• The lifetime individual gift and estate tax exemption for unified credit has risen by $20,000 to $5.45 million, and there will also be an upward adjustment in 2017.
  • HSAs. For family policies, the annual contribution limit on an HSA connected to a high-deductible plan has increased by $100 this year to $6,750, with the additional $1,000 catch-up contribution allowed for those 55 and older.
  • Roth IRAs. The phase-out range on 2016 Roth IRA contributions has become $117,001-$132,000 for single filers and heads of household, and $184,001-$194,000 for joint filers. These ranges are $1,000 higher than they were in 2015.
  • Standard deduction for head of household. If clients file their federal tax returns using a head of household status, their standard deduction is $50 dollars higher than it was in 2015—it has risen to $9,300!
  • AMT exemption. In 2016, the alternative minimum tax exemption jumped by $300 to $53,900 for single filers and by $500 to $83,800 for joint filers.
However the following income, contribution, and deduction limits DID NOT get a cost-of-living adjustment:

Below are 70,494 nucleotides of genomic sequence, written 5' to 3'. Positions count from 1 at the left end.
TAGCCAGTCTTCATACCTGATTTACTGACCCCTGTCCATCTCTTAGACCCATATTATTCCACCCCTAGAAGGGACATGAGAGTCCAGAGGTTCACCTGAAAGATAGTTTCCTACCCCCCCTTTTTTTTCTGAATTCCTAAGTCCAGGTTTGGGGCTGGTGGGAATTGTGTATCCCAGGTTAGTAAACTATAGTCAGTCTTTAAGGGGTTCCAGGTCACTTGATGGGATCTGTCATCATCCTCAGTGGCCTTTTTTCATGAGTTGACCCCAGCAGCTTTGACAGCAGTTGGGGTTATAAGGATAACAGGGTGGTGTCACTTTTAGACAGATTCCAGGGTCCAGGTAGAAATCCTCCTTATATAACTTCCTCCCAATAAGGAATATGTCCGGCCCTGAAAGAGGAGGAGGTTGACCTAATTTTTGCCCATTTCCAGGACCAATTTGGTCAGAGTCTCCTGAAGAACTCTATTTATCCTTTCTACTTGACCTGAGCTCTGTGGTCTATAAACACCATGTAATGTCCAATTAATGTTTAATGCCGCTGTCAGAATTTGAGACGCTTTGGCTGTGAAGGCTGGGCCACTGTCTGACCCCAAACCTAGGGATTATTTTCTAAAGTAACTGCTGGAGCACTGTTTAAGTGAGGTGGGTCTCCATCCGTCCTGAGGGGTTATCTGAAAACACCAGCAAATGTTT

• Social Security benefits.
  • Social Security tax. $118,500 limit on income subject to Social Security tax.
  • IRA contribution limit. $5,500 for 2016, with an additional $1,000 catch-up contribution allowed for those who turn 50 or older by the end of 2016.
  • IRA AGI deduction phase-out limit. $98,000 for those married filing jointly and $61,000 for single filers and heads of household.
  • Elective deferral limits for 401(k), 403(b), and 457 plans. $18,000 this year, with an extra $6,000 catch-up contribution allowed for those who turn 50 or older by the end of 2016.
  • The 401(a) defined contribution plan contribution limit. $53,000 for 2016.
  • Retirement plan contribution limits. $53,000 for SEP plans and $12,500 for SIMPLE plans this year. SIMPLE plan catch-up contribution limit remains at $3,000.
  • SEP minimum and maximum compensation limits. $600 for the minimum and $265,000 for the maximum.
  • The Employee Stock Ownership Plan (ESOP) maximum balance. $1,070,000.
  • The amount for lengthening of a 5-year ESOP period. $210,000.
You can contact us in Dayton at 937-436-3133 and in Xenia at 937-372-3504.  Or visit our website.
Rick Prewitt – the guy behind TTW

…until next week.